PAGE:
by Rob Williams on July 12, 2007 in Keyboards/Mice
If you have a media PC, chances are you are looking for the perfect keyboard and mouse to compliment it. Microsoft’s prime offering is the Wireless Desktop 7000, which uses Bluetooth technology and is perfectly suited for Windows Vista.
Everything on the left hand side is pretty self-explanatory. We have the media playback keys, the left and right-click for the keyboard mouse, a magnifier, gadgets button and a Windows Live Call button. I don’t have a problem with any of the placements or buttons themselves. However, I do find it odd that the gadgets button does nothing more than load up the sidebar if it’s closed, but won’t close if you push it again. It’s overall use seems to be lacking.
Nothing surprising is found on the back, but you will need to push the wireless button at first install to connect it to your USB receiver. Each of the top corners of the board will accept two of those AA batteries that were included.
The mouse, as I mentioned earlier, is ambidextrous. It’s not my cup of tea, but it could be yours. As far as ambidextrous mice go, there is nothing glaringly wrong. It’s comfortable and easy to use, as you’d expect. However, the two side buttons, I found, are useless. They are difficult to push, and when they were pushed, it was by complete accident. Rather annoying, since the right button here triggers a magnifier. The actual left and right mouse buttons were fine, though.
My last tick against the mouse is that the scroll wheel is tight. It should scroll a wee bit easier to make the process feel like less of a burden. As you can see, the mouse’s stand has two metal contacts that will connect with the mouse when put in place. The orb in the middle of the stand is there to help the mouse stay in it’s place when set down.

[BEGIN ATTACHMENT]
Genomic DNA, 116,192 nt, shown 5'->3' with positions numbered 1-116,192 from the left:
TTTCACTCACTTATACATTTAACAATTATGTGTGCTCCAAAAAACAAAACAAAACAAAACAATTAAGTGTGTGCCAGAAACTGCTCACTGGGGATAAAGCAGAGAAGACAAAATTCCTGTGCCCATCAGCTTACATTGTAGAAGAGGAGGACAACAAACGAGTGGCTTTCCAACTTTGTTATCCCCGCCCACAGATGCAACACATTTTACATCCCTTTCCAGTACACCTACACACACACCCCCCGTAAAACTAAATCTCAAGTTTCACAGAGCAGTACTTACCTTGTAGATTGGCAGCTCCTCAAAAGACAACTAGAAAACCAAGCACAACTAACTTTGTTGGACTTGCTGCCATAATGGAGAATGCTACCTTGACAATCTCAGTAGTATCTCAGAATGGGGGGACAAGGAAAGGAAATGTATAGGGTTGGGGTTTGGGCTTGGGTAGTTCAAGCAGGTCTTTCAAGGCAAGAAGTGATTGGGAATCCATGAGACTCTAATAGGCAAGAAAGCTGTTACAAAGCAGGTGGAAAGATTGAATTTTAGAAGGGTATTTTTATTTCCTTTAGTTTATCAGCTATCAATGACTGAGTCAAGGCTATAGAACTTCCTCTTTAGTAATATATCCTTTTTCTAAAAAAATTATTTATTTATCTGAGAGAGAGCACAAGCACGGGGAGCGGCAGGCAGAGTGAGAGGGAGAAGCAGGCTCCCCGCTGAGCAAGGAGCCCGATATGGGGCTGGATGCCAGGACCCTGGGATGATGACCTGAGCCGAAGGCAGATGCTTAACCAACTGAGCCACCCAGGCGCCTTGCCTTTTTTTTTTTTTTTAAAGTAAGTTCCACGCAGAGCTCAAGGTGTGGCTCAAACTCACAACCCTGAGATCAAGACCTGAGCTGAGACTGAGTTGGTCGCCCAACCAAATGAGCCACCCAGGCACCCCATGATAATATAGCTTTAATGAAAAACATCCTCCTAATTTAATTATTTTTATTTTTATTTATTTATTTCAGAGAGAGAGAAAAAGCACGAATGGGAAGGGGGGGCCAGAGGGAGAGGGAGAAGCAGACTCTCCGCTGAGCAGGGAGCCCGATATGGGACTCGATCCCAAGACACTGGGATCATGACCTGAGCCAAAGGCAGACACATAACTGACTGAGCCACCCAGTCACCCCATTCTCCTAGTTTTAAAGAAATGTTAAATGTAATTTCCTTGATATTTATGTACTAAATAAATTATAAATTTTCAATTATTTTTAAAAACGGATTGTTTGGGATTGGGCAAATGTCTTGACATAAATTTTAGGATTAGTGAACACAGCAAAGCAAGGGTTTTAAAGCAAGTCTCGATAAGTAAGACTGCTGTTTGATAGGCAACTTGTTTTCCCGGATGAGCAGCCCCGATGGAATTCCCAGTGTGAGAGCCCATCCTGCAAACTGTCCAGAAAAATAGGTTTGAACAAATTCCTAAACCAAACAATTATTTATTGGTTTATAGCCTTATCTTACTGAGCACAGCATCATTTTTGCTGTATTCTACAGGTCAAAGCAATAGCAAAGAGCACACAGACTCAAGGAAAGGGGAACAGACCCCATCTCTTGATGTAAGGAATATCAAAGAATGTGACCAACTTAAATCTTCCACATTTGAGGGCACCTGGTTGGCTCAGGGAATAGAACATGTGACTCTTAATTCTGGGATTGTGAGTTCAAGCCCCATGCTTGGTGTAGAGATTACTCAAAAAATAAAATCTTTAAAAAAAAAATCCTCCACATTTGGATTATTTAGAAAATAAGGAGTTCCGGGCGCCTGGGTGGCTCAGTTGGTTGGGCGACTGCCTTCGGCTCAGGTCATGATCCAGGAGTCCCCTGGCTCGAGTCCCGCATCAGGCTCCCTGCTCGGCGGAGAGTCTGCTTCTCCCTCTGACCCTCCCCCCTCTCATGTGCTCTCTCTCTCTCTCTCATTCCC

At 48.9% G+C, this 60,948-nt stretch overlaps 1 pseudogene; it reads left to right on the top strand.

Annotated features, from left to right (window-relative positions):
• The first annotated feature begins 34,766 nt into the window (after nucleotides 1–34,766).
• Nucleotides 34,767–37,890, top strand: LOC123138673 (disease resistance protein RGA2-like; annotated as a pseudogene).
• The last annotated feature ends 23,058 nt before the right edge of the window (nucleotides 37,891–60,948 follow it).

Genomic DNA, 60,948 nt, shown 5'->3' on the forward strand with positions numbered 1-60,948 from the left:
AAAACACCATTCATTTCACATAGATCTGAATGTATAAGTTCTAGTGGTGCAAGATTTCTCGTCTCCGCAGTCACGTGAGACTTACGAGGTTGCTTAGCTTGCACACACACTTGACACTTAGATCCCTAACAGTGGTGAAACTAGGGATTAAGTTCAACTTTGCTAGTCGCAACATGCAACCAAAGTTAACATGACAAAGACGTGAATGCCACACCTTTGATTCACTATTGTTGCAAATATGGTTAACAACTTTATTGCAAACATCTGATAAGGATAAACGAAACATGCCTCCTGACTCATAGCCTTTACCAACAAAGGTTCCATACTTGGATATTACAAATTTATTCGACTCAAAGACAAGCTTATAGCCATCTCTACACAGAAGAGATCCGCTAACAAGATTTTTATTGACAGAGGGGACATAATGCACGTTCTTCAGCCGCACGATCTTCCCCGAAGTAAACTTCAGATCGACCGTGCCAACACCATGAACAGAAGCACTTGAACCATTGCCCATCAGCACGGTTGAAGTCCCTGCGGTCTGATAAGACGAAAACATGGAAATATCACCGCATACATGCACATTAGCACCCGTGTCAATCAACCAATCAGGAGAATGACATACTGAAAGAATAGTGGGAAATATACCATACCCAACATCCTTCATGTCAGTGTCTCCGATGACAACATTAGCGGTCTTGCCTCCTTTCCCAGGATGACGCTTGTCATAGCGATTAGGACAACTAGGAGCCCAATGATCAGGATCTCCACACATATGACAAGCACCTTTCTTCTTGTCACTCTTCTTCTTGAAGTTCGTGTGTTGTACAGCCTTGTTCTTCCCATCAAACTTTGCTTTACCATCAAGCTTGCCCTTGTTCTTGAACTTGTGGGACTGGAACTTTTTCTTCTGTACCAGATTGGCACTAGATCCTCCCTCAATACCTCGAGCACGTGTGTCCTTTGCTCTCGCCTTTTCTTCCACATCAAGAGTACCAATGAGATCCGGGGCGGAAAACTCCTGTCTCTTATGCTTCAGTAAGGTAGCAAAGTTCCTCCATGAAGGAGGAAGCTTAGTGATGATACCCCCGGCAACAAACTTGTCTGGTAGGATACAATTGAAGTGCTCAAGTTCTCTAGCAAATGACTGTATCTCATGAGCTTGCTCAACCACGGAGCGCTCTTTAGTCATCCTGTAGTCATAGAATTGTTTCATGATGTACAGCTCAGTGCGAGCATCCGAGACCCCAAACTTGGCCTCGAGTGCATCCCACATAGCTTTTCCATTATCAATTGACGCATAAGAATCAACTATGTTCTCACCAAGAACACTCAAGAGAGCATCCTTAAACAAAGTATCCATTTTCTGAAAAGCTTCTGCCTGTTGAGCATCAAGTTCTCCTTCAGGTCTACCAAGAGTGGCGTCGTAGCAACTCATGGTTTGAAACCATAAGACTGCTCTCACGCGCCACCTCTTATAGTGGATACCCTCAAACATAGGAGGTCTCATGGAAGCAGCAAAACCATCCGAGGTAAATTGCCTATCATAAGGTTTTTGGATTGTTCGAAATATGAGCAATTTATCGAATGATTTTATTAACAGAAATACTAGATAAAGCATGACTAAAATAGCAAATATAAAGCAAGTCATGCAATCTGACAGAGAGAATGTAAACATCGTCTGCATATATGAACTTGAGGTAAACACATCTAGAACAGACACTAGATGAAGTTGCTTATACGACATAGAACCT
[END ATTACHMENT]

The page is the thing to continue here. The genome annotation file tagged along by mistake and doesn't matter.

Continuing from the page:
Installation could not have been any easier, unless Microsoft came to the house to install everything for me. Both the keyboard and mouse were detected properly and worked in under a minute of plugging everything in. The included software will install various functionality you would expect, such as configuration and tweaking of the button and mouse speeds.
Any of the special buttons on either peripheral can be edited to do something else. The only thing that you may want to change is the scroll-wheel click function, which by default will load up an application viewer. Normally, clicking a scroll wheel will default to the function of a third mouse button, but here, the left thumb button takes over that functionality.
Throughout all of my testing, I didn’t run into any show-stopping problems, but I do wish the mouse connection was constant. I found at times that the cursor would be slow to react. Such is the way of wireless mice, it seems. The only mouse I have ever used that kept constant connection was the Logitech G7. It has to be charged every single day though, so you can’t win em all. I still would have preferred a constant connection with this mouse, regardless of how quick the battery died.
On the keyboard side, it was a joy to use overall, and it didn’t give me a single connection problem. It was quick to respond, and comfortable to use. As mentioned, I am not a fan of ergo keyboards, but as I used it, I quickly got the hang of it, so usage became more comfortable.
That said, neither the mouse or keyboard is designed for gaming, which is probably quite obvious by now. For office, internet, or light play, this is a solid offering from Microsoft. Both the keyboard and mouse offer a slew of buttons and media keys, but I found myself to dislike the mouse’s layout overall. Ambidextrous aside, I didn’t like the side buttons in the least. The mouse could have been better designed. The keyboard is tres magnifique.
The Desktop 7000 can be all yours for an average price of $130USD. While expensive, it should prove a worthy addition to any media or office PC. Before you make a purchase though, you might want to check out the ’8000′ version of this desktop set, which is similar overall but offers backlit keys and mouse charging right on the keyboard. We will have a review of that desktop set after it’s release this fall, but for now you can refer to Microsoft’s own product page.
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